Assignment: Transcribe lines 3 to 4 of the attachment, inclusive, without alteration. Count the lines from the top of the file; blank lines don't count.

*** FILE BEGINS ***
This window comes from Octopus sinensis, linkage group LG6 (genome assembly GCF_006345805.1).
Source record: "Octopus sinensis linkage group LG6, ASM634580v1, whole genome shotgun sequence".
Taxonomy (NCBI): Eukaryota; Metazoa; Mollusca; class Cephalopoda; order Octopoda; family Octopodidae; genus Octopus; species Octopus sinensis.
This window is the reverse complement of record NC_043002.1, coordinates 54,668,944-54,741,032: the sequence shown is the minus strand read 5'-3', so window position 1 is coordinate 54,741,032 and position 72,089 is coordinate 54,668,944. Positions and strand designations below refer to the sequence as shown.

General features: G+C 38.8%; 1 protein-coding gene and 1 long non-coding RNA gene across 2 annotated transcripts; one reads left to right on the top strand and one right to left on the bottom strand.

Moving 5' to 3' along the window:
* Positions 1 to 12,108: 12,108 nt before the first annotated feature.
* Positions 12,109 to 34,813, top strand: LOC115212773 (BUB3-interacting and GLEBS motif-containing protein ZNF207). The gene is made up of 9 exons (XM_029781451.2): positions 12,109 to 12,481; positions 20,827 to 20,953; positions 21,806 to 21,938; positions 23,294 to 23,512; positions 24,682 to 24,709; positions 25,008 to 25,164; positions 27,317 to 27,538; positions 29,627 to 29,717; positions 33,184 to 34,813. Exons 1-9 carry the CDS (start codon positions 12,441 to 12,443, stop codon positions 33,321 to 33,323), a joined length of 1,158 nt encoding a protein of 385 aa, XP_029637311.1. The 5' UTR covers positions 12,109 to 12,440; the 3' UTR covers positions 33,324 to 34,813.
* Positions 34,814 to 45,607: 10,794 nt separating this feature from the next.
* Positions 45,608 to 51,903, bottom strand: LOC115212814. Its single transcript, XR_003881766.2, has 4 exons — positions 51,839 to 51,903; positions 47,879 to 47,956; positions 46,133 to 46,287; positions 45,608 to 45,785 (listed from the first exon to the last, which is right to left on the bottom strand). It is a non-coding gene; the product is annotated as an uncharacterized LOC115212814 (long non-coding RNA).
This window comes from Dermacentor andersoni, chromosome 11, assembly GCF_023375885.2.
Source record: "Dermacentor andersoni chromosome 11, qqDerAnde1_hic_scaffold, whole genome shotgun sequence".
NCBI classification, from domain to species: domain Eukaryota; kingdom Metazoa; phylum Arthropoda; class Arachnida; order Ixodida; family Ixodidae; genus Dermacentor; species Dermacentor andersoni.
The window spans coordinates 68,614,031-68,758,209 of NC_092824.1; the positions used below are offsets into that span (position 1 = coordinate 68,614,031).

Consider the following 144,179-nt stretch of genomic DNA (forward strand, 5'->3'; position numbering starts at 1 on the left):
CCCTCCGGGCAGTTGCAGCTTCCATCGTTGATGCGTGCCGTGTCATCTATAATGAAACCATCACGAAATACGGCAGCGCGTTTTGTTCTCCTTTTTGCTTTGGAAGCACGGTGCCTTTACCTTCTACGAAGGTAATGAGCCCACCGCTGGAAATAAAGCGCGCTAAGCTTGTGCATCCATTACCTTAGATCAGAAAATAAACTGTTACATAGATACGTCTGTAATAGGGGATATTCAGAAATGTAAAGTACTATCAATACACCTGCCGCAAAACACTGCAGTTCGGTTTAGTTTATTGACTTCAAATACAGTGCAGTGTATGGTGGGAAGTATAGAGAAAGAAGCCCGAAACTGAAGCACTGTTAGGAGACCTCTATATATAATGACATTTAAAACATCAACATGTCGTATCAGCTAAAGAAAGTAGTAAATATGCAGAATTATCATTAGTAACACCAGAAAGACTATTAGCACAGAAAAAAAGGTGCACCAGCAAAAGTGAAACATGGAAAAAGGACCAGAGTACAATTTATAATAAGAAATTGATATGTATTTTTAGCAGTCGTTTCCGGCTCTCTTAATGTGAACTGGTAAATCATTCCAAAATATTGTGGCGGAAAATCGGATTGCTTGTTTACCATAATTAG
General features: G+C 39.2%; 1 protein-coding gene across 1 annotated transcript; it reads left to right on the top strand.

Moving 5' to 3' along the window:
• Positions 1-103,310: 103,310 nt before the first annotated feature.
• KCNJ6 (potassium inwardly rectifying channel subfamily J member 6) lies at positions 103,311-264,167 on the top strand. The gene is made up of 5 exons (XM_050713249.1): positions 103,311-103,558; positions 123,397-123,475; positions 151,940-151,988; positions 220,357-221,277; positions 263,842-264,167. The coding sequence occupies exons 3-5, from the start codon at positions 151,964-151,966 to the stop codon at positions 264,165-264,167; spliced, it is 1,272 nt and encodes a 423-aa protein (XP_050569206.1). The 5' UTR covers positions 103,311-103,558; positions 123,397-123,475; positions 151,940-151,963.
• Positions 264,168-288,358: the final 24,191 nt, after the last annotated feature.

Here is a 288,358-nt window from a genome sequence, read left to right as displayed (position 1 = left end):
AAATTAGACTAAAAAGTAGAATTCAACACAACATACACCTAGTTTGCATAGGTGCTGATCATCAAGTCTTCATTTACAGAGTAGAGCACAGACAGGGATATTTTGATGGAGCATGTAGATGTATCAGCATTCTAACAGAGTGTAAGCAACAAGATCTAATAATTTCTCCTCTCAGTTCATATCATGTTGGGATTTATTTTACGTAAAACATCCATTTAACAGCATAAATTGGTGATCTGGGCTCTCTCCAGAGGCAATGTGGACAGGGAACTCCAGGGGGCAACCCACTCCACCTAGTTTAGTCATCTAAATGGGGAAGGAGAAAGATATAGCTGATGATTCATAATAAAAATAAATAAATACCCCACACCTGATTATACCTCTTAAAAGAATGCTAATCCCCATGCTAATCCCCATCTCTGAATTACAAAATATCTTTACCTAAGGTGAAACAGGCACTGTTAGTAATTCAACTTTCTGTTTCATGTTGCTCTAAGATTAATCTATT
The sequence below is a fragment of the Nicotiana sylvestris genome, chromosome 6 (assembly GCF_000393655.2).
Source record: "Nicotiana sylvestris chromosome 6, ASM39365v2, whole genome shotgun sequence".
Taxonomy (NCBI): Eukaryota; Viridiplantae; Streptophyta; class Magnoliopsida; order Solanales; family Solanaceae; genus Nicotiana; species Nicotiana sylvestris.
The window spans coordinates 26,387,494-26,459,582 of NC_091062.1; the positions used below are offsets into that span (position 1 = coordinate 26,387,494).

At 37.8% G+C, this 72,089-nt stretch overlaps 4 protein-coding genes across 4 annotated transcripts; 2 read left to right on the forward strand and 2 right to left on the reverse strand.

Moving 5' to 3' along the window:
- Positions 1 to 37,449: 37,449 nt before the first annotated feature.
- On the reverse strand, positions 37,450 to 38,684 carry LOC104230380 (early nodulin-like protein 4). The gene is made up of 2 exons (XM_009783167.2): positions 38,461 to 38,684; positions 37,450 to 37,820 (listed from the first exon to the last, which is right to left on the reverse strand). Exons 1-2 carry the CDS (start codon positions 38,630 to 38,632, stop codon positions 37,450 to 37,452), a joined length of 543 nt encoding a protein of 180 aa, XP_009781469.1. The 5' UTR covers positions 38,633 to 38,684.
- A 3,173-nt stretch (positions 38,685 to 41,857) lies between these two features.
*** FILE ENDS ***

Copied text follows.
Taxonomy (NCBI): Eukaryota; Metazoa; Mollusca; class Cephalopoda; order Octopoda; family Octopodidae; genus Octopus; species Octopus sinensis.
This window is the reverse complement of record NC_043002.1, coordinates 54,668,944-54,741,032: the sequence shown is the minus strand read 5'-3', so window position 1 is coordinate 54,741,032 and position 72,089 is coordinate 54,668,944. Positions and strand designations below refer to the sequence as shown.